This is not the fault of SMEs, but the result of a series of half-baked and piecemeal attempts by the government to kickstart the retrofit market which have resolutely failed to address the key issues of skill shortages and manufacturing costs. Heat pump installation costs rose by nearly 20% in 2021 and, while they fell back by 6.7% in 2022, system component prices and labour costs continue to rise.
This is despite a series of subsidies offered to homeowners and local authorities to fund installation, which aim to boost the market to bring down costs.
An underlying problem is inflation and the cost of living crisis, which is squeezing household budgets and reducing the demand for energy efficiency works. This is reducing both the incentive and the capacity for SMEs to invest in the training needed to carry out retrofit works and other carbon-lowering interventions, including the skills needed to specify sustainable materials or for reusing materials.
Brian Berry, chief executive of the Federation of Master Builders, says the result is that SMEs are focusing on what they have always done. Traditional jobs like extensions or doing up bathrooms and kitchens still make up the vast bulk of business for small builders, because that is what customers want.
“That’s not their fault,” says Berry. “The consumers aren’t incentivised to actually do [retrofits], because it’s very costly. And, even if homeowners are looking to do that, it can be difficult to find the right tradesperson to do the work because we’ve got a shortage of qualified installers.”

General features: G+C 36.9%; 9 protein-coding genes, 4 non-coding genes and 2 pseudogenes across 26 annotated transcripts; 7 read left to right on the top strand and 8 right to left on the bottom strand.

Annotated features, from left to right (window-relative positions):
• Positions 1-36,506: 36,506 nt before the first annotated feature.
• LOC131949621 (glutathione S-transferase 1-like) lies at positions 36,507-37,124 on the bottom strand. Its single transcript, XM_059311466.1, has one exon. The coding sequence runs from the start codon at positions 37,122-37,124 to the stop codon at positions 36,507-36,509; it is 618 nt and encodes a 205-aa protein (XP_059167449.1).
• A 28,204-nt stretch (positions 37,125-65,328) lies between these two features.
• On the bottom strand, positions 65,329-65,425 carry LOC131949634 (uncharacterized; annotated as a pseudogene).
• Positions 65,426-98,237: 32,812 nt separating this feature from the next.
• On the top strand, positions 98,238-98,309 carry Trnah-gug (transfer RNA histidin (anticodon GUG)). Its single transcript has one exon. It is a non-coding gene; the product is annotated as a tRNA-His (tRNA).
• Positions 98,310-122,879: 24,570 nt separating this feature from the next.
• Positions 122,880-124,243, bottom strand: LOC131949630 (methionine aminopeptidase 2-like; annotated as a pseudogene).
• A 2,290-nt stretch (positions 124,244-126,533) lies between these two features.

The big problem with getting to net zero is it requires us to conjure up a market that would struggle to exist naturally. Three-quarters of the British public say they are worried about climate change, according to the Office for National Statistics, but 92% say they are concerned about their cost of living.
Translating fears about climate change into energy-efficiency investments when households are facing more immediate problems is a tall order. This is why reducing emissions from the built environment needs committed government intervention, and it might also be why the current government appears to be backsliding on net zero at a time of dwindling public resources.
This is putting in extra costs on a small business where that money would be better diverted to upskilling and learning about how to achieve zero carbon through their work